Not trusting the Mad Doctor, Gus the Gremlin (Oswald's adviser) and Ortensia (Oswald's girlfriend/wife) contact Mickey Mouse to ask for his help. Mickey and Oswald then set off on an adventure through Wasteland to uncover the real purpose of the Mad Doctor's return. It's a fairly straightforward plot; however, elements of it can be lost to someone new to the franchise. There's a little recap of what happened in the prior episode -- aside from a brief cinematic and short song -- so you really have no idea about many of the characters or creatures you encounter throughout the game.
As I mentioned, The Power of Two and Spector's "play style matters" design lets you experience the world of Wasteland how you want. Gus does serve as a nice guide for where you need to go next, but how you get there is totally up to you. For the majority of the game I felt lost in Wasteland, but at the end, I ended up where I needed to be. In most cases there are at least two ways to end up at the final destination, and it's up to you to uncover them. Most of the time, you'll be given the option of two choices in which you must decide, but be warned, each choice does have a "consequence." The consequences are hardly noticeable, but I will say that upon completing the story I was missing three of the 15-or-so cinematics (maybe I would've unlocked them had I chosen something else?). That's still to be explored.
Beyond the main story, there's still plenty to do in The Power of Two. There are pins to collect, costumes to unlock, and concept art to find, so even if you finish the story -- which is rather short -- you won't find a lack of things to keep you busy afterwards. With that being said, Wasteland -- despite its potential -- doesn't really provide an intriguing place to want to continue exploring after the story is completed.
In terms of environment, as most of you know, Wasteland is a place for forgotten Disney toons. However, most of the environments are unrecognizable to the less-hardcore Disney fan. The lands are inspired by Disney attractions, but unless you're an older fan who appreciates the history of Disney, it's very likely that the lands in The Power of Two will seem like nothing more than waste. Although there are a few things you'll immediately recognize from a more modern Disney, such as the Snow White and the Seven Dwarves rock carving in Rainbow Caverns, the majority of the land seems like a strange, robotic world you could find in any other game.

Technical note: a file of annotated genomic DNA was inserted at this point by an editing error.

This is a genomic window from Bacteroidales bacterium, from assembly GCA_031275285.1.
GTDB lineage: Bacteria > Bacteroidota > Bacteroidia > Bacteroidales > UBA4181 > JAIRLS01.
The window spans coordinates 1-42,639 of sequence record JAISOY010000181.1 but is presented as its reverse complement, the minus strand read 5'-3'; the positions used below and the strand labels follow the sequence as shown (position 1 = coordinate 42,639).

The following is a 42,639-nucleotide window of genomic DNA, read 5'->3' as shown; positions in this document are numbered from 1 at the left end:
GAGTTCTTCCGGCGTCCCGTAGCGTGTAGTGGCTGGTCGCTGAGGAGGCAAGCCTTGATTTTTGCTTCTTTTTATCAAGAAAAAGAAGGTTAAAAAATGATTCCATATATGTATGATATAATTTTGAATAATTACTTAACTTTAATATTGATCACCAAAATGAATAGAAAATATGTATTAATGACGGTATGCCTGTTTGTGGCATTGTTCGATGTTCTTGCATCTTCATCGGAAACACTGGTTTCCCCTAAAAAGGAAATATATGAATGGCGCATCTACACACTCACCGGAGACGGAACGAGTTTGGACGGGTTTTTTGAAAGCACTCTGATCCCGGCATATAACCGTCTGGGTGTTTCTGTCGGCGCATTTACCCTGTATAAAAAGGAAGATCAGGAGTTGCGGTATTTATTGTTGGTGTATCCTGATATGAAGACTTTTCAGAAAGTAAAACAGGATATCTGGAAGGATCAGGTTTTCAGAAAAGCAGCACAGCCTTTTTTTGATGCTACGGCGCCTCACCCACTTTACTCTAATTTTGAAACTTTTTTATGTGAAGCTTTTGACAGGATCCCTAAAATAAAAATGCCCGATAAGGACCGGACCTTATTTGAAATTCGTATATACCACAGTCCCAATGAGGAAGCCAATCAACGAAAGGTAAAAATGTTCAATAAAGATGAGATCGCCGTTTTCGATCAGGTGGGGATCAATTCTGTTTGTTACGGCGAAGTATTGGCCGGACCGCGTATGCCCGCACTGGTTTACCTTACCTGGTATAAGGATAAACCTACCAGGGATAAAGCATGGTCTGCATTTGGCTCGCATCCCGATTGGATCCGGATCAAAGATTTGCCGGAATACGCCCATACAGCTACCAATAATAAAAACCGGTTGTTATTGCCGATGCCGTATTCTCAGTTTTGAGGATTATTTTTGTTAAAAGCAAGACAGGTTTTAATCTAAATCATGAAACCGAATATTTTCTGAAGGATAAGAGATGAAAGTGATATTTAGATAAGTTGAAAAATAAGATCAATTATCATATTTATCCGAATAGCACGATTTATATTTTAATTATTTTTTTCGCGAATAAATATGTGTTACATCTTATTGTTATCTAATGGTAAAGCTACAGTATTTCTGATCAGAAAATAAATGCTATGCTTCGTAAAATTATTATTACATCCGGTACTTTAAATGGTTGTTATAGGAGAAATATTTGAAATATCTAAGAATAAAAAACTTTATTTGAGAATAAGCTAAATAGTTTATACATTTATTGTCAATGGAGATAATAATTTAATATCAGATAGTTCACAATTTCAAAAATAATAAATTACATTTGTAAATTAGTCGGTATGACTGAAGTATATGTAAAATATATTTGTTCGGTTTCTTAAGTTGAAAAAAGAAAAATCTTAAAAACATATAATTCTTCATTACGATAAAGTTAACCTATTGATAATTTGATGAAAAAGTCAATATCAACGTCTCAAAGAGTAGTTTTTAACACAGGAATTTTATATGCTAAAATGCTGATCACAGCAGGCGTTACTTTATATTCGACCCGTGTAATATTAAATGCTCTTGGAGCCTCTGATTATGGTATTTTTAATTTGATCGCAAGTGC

Some of the best environmental experiences in the game happen to be in the 2D sidescrolling portion. To travel from land to land, you must traverse through a 2D environment inspired by classic Disney shorts. The themes of these films and the contents of the level change depending on where your traveling, resulting in some of the most aesthetically pleasing environments and fun gameplay in the The Power of Two. Unfortunately, your time spent in these areas is very brief.
As mentioned above, Junction Point kept true to their word with Epic Mickey 2: The Power of Two, but they did little to really make this game stand out. Yes, the characters do have voices and there are musical numbers in the game, but some of the voices are painfully annoying, and the few songs are all sang by one character; it's very disappointing. It's also quite frustrating hearing the same line repeated over and over during fights and boss encounters (maybe they were better off silent). Yes, the camera angle is MUCH better, but there are still times when your view puts you at a disadvantage -- especially with boss fights. And yes, the game features drop-in/drop-out co-op, which I highly suggest you take advantage of due to Oswald's AI weakness.
The reality is that Epic Mickey 2: The Power of Two really isn't that epic at all. The overall gameplay, experience, and adventure is lackluster. The game stayed true to its promises, but failed to eclipse expectations. It almost feels like Junction Point did just enough to get by with this one. The new features are nice, but for every change there are still glaring weaknesses highlighting the improvements that still need to be made.